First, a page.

When it’s the Forth of July and Eden Hall is bursting with gooseberries, there’s only one thing to do…make pie!
Our gooseberry bushes have fruited tons of berries this year, partly because of the mesh netting that has protected them from birds and critters. We also mulched the beds so that we could keep the weeds under control.
Gooseberries grow on bushes similarly to blueberries. They hang off the branches, and will fall off into your hands when they are perfectly ripe. However, the bushes are scattered with thorns that can make harvesting slightly painful! I kept forgetting about the thorns, harvesting greedily until again I would be reminded of the bush’s built in protection system. My fingers ached, but my heart was happy as I walked away with a full harvest of gooseberries.
I had never had a gooseberry until a couple weeks ago at Eden Hall. I picked one of the very first ripe berries so that I could taste this interesting fruit. To me, gooseberries taste like a perfect mix of a grape and a kiwi. They are slightly tart (especially the greener berries) but have a sweet brightness to them as well.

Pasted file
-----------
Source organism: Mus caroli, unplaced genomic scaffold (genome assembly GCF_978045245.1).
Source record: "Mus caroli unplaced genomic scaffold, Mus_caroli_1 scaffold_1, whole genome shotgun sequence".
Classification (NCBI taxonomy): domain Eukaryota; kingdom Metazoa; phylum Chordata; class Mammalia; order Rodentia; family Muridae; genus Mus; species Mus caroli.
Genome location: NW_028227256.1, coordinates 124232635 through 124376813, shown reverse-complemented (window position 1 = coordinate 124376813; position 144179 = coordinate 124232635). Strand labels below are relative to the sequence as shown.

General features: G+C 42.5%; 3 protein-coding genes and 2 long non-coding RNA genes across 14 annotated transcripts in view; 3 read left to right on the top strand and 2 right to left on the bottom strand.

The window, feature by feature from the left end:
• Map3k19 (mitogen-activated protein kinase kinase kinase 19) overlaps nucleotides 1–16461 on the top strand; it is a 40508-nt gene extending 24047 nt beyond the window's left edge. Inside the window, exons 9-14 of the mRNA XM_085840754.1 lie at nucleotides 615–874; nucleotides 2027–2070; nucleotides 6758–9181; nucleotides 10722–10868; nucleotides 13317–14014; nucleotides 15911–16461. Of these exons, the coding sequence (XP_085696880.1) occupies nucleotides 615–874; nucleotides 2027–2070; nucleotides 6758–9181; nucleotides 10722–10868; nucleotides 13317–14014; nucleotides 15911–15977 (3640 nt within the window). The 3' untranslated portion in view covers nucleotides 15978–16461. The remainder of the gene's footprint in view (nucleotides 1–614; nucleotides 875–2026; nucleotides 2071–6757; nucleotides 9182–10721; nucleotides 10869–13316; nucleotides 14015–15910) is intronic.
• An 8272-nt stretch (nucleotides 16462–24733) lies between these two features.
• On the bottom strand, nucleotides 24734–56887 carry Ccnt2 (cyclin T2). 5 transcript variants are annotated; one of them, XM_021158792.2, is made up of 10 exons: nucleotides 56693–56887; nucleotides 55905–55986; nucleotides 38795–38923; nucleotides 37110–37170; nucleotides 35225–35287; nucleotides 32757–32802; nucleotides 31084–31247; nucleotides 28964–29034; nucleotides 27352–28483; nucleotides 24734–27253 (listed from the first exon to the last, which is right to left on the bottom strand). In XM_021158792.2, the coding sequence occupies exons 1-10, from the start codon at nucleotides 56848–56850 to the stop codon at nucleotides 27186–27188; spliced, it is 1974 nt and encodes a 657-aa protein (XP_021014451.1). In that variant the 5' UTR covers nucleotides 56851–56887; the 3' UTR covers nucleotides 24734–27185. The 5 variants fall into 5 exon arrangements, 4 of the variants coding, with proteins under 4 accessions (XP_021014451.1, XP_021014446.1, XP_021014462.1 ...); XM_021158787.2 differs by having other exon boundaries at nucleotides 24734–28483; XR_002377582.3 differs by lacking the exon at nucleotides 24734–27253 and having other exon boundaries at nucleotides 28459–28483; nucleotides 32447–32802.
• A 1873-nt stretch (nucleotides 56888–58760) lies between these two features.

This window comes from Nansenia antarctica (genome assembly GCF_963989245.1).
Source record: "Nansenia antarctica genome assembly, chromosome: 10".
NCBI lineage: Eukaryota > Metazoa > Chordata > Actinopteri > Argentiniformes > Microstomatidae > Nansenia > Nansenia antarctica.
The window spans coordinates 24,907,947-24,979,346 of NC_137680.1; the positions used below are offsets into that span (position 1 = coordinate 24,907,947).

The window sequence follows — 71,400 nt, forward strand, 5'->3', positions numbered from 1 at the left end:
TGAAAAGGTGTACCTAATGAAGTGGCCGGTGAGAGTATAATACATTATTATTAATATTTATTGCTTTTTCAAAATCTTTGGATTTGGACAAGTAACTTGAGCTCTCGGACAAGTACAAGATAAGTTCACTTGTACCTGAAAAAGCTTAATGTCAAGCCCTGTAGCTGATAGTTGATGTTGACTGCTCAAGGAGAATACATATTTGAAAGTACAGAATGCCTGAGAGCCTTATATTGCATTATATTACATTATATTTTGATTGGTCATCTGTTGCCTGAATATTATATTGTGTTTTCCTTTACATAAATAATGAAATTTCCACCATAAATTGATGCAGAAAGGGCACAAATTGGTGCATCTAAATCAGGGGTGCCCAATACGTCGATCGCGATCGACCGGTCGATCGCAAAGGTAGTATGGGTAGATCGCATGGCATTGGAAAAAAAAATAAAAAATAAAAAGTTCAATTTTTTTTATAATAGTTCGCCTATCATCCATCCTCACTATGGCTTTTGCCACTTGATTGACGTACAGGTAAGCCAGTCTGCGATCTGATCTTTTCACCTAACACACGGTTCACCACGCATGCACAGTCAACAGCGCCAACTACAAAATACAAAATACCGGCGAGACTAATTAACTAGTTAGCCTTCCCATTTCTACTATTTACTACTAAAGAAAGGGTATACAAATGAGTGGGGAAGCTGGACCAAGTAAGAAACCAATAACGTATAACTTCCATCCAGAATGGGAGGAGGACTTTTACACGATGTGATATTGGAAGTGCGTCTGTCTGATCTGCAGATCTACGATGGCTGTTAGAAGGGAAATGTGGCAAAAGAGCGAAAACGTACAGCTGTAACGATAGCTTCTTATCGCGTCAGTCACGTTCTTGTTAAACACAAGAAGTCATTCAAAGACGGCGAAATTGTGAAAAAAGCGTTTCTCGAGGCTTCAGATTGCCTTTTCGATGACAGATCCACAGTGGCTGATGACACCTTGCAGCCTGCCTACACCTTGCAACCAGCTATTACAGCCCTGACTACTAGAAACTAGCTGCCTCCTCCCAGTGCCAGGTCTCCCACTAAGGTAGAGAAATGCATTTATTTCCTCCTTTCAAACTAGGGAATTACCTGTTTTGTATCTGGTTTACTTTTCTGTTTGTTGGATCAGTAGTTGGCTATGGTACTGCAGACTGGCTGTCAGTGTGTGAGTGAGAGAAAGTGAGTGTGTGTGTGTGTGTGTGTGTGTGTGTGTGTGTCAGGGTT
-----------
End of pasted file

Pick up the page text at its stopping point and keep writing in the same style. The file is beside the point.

washed and ready to become pie
For the pie crust I just used a classic dough recipe:
1 1/2 cups flour 1 tsp salt 1 tbsp sugar (because it is a sweeter pie) Pulse these in a food processor just to mix add 1 stick of COLD butter, cut into cubes mix in food processor until pea sized clumps form, and then while the processor is mixing, slowly add cold water until the dough comes together. Chill in refrigerator for at least a half hour before using
Here is the recipe for the filling!
Gooseberries (as many as I could pick…probably around 4-5 cups) 1 cup white sugar 1/2 cup brown sugar 2 Tbsp grated fresh ginger the zest of 1 orange 1/2 tsp lemon juice 1/4 cup corn starch
I put all of the above ingredients in a pan, and reduced it for about 15 minutes. I let it cool (mostly) and then put it into my pre-baked pie crust! The mixture was still a little bit runny (maybe i should have added more corn starch?) so i used a slotted spoon to transfer the mixture. I covered the pie with the remaining dough, using the lattice design, and baked it at 400 until the crust was golden brown.
The finished product
Needless to say, the pie was devoured, and I can’t wait to see what other delicious treats these new berries will bring!
Cassandra Malis Masters Candidate in Food Studies Intern at Eden Hall